Avalanche: Douglas Island

Location: Fish Creek Valley

Route & General Observations

Up and down showboat via Hooter

Avalanche Details
If this is an avalanche observation, click yes below and fill in the form as best as you can. If people were involved, please provide details.
Trigger NaturalAvalanche Type Soft Slab
Aspect NorthElevation 2700ft
Slope AngleunknownCrown Depthunknown
WidthunknownVertical Rununknown
Avalanche Details

Touring up Showboat today, we noticed a natural avalanche that appeared to have run overnight in Fruit Bowl. It was in the shade, but it looks like a new windslab triggered off of the ridge and ran down the whole bowl to a large bench. Could not see the crown, but the debris tongue was impressive for the feature. Looked like some of the new snow was on the debris. We assumed that it failed within the recent storm snow or on the old/new snow interface.

Red Flags
Red flags are simple visual clues that are a sign of potential avalanche danger. Please record any sign of red flags below.
Obvious signs of instability
Recent Avalanches?Yes
Collapsing (Whumphing)?No
Cracking (Shooting cracks)?No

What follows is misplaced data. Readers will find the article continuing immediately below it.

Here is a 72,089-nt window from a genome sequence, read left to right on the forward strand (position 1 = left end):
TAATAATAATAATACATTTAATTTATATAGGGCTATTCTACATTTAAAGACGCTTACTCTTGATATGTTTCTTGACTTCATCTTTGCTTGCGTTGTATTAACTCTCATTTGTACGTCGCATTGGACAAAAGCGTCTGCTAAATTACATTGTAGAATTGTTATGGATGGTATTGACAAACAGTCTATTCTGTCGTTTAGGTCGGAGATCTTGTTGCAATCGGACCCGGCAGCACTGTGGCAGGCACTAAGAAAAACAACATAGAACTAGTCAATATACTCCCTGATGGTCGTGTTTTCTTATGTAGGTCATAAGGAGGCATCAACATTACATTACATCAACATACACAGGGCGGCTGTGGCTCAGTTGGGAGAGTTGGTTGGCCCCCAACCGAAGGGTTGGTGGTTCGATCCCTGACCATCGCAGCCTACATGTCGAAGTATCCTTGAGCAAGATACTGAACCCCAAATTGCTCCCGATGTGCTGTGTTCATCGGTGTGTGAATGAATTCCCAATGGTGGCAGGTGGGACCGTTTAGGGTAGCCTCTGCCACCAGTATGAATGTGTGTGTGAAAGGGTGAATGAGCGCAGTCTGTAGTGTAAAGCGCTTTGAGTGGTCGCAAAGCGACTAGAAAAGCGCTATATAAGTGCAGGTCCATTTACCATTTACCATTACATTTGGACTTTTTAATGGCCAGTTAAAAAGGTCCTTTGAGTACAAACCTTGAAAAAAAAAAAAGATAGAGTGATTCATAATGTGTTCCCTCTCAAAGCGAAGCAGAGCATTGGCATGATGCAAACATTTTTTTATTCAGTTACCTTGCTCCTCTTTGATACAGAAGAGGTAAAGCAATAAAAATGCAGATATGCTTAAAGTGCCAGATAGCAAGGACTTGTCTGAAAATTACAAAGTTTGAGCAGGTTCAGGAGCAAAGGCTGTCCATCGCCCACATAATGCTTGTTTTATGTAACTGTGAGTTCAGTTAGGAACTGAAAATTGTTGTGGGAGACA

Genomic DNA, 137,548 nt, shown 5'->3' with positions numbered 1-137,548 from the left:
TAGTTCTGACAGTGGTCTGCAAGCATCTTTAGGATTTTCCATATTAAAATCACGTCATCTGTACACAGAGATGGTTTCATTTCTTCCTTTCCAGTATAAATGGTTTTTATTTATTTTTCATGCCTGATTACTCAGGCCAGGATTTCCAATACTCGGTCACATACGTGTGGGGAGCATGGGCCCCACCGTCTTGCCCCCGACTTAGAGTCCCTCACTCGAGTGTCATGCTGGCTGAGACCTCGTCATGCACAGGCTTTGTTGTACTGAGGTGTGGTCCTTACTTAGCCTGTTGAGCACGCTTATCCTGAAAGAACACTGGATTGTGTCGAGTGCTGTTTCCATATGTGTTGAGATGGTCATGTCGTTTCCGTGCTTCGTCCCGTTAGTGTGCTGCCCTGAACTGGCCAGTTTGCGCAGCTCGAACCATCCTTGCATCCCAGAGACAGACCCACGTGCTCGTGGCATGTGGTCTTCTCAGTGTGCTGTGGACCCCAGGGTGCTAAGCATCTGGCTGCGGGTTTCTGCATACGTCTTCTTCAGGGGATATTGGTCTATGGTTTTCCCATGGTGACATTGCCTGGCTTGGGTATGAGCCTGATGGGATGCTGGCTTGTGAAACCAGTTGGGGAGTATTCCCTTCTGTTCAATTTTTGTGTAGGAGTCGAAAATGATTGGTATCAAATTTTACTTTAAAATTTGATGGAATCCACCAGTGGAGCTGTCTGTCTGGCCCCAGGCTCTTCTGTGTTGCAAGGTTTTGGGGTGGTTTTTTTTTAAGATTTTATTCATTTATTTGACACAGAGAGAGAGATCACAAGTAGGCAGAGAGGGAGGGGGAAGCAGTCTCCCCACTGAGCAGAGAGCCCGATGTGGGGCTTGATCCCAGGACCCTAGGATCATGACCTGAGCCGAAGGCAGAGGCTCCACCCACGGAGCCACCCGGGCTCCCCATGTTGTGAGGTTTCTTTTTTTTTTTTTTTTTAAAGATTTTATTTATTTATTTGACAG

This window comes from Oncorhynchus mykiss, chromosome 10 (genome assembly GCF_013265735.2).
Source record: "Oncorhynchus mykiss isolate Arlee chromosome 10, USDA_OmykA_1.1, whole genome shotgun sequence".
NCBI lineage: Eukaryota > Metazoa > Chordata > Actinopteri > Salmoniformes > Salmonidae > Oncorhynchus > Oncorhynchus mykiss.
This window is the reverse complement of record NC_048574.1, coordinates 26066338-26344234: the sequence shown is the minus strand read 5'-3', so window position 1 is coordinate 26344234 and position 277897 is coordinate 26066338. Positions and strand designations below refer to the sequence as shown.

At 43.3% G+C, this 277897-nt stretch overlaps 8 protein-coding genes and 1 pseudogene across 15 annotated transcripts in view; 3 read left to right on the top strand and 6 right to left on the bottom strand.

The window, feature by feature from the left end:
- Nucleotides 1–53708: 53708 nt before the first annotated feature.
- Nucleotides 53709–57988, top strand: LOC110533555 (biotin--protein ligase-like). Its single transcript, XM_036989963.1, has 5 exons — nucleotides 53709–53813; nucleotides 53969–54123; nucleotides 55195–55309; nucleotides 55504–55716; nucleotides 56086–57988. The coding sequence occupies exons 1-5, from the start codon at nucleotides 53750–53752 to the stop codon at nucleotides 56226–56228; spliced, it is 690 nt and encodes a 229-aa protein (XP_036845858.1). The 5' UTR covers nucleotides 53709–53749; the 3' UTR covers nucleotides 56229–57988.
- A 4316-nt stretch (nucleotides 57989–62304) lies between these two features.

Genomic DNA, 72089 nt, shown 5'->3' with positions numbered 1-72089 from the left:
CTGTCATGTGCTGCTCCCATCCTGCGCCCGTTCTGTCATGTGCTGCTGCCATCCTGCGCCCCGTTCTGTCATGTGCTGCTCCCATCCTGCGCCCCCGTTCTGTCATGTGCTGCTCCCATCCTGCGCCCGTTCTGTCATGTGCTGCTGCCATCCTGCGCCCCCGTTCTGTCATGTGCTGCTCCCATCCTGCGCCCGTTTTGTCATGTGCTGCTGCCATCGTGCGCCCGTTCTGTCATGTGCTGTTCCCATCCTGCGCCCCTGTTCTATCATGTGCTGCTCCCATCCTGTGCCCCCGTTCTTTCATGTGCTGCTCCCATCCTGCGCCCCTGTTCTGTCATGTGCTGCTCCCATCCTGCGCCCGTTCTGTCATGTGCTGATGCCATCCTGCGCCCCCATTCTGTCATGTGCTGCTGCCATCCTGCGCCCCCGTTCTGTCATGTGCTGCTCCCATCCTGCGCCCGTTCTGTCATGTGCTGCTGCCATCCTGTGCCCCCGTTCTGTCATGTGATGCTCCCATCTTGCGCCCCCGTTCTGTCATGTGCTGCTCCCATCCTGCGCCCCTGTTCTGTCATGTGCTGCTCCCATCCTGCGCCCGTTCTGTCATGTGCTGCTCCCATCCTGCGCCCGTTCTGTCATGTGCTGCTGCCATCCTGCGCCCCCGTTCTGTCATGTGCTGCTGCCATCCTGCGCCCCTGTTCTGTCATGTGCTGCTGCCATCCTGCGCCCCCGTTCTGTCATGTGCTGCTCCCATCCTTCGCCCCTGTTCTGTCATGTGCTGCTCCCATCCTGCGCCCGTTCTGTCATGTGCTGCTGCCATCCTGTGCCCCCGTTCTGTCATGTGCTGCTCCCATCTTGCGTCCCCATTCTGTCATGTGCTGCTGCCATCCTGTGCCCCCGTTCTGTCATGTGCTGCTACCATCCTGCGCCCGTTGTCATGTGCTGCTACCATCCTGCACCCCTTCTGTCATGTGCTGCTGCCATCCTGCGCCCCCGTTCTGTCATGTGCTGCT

Observer Comments

20-30cms of new snow from last night is sitting on another 10-15cm of recent storm snow, all sitting above a thick ice layer from the mid-January thaw. New snow is drifted and redistributed by the wind above 1700ft. Hand shears show moderate to easy planar shears within the previous storm snow above the ice. No cracking in the limited amount of steep ridgetop terrain I saw but I'm sure you could find some.

Weather & Snow Characteristics
Please provide details to help us determine the weather and snowpack during the time this observation took place.

Broken skies and light winds at 8:30 am gave way to full overcast, snow, and more light winds by late morning.

Snow surface

POW! Wind redistributed storm snow, soft and great, but a little "upside-down" in places.


Upper snowpack at 2600ft SW aspect: 20-30 cm of 1 finger slab sits above a 10-15cm layer of slightly less dense recent storm snow, all on top of an ice layer. In some places the ice surface is smooth, and in others, it is very rough from roller balls and debris rolling off of trees and steep terrain above. Snow is soft and lovely to ridgetop, but was redistributed by the wind above 1700ft.

Photos & Video
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